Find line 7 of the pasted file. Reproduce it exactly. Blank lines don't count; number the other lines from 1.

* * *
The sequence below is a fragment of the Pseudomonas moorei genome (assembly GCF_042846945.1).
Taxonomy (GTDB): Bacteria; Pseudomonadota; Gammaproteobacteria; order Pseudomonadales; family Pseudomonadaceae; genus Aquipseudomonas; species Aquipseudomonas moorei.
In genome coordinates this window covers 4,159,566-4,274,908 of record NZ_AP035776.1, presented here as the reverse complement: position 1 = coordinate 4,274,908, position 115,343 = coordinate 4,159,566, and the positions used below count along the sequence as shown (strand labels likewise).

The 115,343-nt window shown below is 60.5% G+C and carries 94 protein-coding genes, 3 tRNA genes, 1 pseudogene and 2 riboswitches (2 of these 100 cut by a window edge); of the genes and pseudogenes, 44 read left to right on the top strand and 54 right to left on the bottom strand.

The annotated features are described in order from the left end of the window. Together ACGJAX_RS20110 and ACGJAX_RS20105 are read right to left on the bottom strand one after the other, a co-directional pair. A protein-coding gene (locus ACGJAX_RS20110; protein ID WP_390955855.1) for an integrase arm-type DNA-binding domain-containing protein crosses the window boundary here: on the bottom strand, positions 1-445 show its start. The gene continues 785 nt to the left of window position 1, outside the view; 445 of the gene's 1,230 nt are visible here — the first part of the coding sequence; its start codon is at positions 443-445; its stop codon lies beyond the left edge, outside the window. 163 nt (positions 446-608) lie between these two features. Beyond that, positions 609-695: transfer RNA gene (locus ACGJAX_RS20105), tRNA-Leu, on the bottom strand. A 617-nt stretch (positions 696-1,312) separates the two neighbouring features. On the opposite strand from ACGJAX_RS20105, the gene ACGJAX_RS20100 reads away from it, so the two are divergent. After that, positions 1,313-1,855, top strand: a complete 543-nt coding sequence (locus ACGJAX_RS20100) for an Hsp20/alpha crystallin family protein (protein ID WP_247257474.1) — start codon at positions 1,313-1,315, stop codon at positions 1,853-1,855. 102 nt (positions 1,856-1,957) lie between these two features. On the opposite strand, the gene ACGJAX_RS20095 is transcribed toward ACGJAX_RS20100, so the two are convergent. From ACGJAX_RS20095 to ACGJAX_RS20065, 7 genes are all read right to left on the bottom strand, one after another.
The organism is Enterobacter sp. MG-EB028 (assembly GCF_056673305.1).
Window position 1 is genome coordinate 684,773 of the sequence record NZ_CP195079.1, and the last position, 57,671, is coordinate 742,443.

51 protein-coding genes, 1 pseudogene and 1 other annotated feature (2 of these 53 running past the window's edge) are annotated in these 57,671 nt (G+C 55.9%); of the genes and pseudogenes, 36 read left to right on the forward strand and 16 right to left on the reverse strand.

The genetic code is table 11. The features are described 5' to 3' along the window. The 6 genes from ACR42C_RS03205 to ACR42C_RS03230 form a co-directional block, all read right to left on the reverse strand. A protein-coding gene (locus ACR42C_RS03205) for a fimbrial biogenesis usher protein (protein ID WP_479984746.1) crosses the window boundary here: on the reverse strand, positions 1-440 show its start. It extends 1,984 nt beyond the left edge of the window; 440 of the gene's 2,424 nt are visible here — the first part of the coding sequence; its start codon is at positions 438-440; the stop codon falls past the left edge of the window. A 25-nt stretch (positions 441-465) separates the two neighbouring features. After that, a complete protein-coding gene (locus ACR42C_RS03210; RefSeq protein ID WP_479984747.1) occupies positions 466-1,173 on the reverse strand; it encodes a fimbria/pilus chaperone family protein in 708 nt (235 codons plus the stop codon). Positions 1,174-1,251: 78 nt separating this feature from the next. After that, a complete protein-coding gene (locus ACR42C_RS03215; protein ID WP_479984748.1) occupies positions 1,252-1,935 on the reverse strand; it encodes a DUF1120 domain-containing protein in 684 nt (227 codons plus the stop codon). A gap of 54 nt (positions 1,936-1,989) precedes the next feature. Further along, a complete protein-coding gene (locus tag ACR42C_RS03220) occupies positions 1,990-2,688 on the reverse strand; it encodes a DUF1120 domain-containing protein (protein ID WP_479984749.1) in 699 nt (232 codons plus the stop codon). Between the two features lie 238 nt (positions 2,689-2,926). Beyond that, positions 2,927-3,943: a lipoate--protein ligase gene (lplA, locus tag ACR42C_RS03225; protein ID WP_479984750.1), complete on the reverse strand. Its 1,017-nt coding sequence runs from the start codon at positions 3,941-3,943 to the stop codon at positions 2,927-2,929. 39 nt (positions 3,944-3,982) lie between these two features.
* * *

Window position 1 is genome coordinate 684,773 of the sequence record NZ_CP195079.1, and the last position, 57,671, is coordinate 742,443.